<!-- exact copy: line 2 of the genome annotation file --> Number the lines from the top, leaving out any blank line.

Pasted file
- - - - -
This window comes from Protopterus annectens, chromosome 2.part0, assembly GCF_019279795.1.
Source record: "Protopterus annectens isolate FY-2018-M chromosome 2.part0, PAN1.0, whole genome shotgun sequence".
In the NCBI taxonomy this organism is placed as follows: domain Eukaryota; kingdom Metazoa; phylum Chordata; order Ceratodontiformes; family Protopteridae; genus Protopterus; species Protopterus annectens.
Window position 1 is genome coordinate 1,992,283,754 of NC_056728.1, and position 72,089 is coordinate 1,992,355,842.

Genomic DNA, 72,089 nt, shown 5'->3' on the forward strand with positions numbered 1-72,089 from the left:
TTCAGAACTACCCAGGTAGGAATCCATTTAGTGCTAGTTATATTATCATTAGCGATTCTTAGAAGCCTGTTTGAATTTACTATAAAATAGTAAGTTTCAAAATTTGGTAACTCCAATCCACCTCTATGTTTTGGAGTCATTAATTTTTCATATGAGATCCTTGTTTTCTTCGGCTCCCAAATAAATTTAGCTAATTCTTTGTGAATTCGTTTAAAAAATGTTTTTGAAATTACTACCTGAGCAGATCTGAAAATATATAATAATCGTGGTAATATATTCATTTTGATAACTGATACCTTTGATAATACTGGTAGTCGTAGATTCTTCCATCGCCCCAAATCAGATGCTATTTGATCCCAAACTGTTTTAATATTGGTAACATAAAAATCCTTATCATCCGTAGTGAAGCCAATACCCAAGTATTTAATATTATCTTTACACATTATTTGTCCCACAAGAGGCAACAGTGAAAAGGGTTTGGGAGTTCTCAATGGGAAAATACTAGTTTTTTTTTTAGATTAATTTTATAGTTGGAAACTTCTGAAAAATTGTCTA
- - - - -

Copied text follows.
Source record: "Protopterus annectens isolate FY-2018-M chromosome 2.part0, PAN1.0, whole genome shotgun sequence".